Ok, so I sorta lied. I played live on Wednesday night for a couple hours and took $40 off a 1/2 table. It was one of those tables where you wish you could sit for 6-8 hours and just let all the chips come your way because the players were so eager to get them out of their stacks, but I had a co-worker in from Portland that I was there to hang out with plus work the next looking for an opportunity to leave, I let some guy chuck chips at a pot as I called him down w/AA the whole way, and took my $40 and left.

This past weekend also saw plenty of opportunity for me to play, a moderate recovery, and some encouraging results. After refocusing and getting back on track, I cashed in 4 out of 8 SNGs, coming out moderately ahead, but perhaps moreso important in my journey towards bankroll management and growing as a player, I dropped down a level prematurely just incase I was still running bad. But my crowning achievement for this weekend was getting 127th out of 3767 in yesterday's $5k guarantee at noon. The tourney was very well rounded in that I stuck to my style, tried not to get discouraged, and just kept persevering.

In the early going I was completely card dead, not seriously playing a hand in the first hour. As the lack of any playable cards continued, I managed to find hands and double to the average two different times when I got to push & pray mode. Then after another double up to survive, I got my money in bad w/TP,TK against an overpair. I needed an A or 9 to survive, got my 9 on the river, and doubled through the newly seated big stack at our table, and suddenly I found myself to be table captain with twice the average stack, and in 60th or so as we approached the bubble. The next hour and a half or so was spent looking to pick up pots, and I did so successfully, scooping several times to keep my stack steady against the high blinds, but also having to fold to some re-raises. Then, as the average again approached and started to pass my stack (although I still had 20-25 big blinds), I went on a rush which right now I can't even recall, and suddenly saw my stack skyrocket to 100k and around 20th place out of about 250 remaining. Still a lot of work to be done, of course.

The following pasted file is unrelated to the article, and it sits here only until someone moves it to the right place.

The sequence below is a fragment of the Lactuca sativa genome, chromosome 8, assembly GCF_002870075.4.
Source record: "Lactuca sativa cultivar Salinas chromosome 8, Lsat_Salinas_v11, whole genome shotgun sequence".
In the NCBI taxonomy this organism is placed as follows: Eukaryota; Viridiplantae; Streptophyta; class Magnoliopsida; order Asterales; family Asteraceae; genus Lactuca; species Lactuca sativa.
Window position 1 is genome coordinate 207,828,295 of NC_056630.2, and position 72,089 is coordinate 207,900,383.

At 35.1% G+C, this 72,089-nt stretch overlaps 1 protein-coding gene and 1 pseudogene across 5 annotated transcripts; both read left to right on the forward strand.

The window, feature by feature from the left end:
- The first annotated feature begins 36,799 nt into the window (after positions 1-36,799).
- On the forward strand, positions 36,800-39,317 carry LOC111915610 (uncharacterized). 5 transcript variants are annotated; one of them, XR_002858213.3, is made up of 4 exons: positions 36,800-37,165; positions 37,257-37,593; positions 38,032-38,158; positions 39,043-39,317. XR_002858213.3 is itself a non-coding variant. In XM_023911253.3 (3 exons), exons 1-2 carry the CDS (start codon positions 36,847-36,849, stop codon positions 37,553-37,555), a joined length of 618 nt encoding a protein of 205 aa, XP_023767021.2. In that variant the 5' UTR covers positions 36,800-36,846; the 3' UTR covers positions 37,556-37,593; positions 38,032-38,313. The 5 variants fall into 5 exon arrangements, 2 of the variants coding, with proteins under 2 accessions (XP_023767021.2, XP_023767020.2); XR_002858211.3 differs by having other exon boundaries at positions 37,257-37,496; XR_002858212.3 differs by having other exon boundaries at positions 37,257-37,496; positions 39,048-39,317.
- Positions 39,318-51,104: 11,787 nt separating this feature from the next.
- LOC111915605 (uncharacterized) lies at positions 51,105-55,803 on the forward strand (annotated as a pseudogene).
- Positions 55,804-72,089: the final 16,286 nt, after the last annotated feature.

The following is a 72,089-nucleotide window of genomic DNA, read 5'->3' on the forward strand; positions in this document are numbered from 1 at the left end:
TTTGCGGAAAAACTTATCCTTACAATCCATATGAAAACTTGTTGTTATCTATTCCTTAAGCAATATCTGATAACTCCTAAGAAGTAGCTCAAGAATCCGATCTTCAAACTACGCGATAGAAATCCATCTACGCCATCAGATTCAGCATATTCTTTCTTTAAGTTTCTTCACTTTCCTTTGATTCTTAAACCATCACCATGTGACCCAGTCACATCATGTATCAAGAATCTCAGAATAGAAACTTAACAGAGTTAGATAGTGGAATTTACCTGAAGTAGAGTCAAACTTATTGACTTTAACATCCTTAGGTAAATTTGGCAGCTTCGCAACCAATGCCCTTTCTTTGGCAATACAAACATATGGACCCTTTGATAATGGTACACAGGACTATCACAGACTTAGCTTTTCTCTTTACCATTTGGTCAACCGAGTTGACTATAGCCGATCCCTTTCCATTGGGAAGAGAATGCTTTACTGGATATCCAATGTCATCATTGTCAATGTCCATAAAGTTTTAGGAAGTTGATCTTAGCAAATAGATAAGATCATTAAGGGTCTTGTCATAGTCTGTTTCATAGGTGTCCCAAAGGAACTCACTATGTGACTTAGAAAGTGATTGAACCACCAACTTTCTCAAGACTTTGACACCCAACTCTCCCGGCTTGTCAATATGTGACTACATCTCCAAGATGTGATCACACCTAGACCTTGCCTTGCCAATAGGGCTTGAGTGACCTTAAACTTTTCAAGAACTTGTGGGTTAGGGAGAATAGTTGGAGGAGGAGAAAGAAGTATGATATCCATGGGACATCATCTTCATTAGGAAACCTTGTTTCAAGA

A while after I had amassed this stack, I was moved to a different table for the first time, which proved to be trouble for me. I was at a table where I was fortunate enough to get a lot of chips, but overall it was a very tight/passive table with a lot of average stacks, where the average/big stacks pretty much stayed away from each other, a good raise would generally pick up pots or get you all-in against a shorty, and we all just kinda took turns going at pots. There wasn't a lot of chips moving onto or off of the table, and it was all just very systematic. I was also the significant chip leader and could be content to sit and pick off pots as I saw fit. The new table I was moved to had a couple of other big stacks, a lot more active players, and fewer real short stacks.

I'd been there a while, but I wasn't fully adjusted to the table yet when I went after a pot from middle position w/A10. Someone behind me jammed another 30k or so on top, and I made a relatively easy call and lost to AK. Looking back, it was actually a pretty easy fold based on a timing tell with his raise, and aside from a pretty terrible play overall, the catalyst for my impending downfall. So with a stack of 60-some thousand now, just below average, and blinds at 2k/4k/200, as I do, I started to get antsy. And I made another mistake. Facing a pretty standard LP raise and a call in the SB, I called w/Q9s getting around 3:1 in the big blind. Flop comes 9-high. SB jams his 36k or so, I instantly re-jam, and the original raiser thinks forever and tosses his 24k into the pot as well. In a little bit of a setup hand, SB shows 99, I show my monster TP, decent kicker, and original raiser shows KK. I'm not sure how I get away from that hand, though, without chucking it preflop. And I'm not sure if my preflop call was right or not... So at this point I'm down to like 15k and on life support. I did manage to take someone out and essentially double on the next hand with two live cards against at least one over, and then I jammed on the button again w/56h. I actually flopped a monster open-ender w/a flush draw, plus the fives and sixes were still good. The turn was a 10, which left me needing a heart, 4, or 9. River bricked, and I'm done in 127th.

So for the first time in a cash MTT, I sniffed real money for a while. If I can fold A10 to the 30k re-raise, maintain my patience, continue to feel out the table before getting involved, and wait for my spots with a strong stack, this story may have a different ending. I just started to get nervous when I was switched to a table with stacks as big or bigger than mine and would be forced to refocus and start playing poker again, and hadn't adjusted to the table yet when I tried to get in the mix. Another lesson learned for next time. The top 4% finish paid a disappointing $24.49, but when I'm eventually making final table and top 3 money, I'm gonna be happy that everyone else is getting scraps, right? ;-)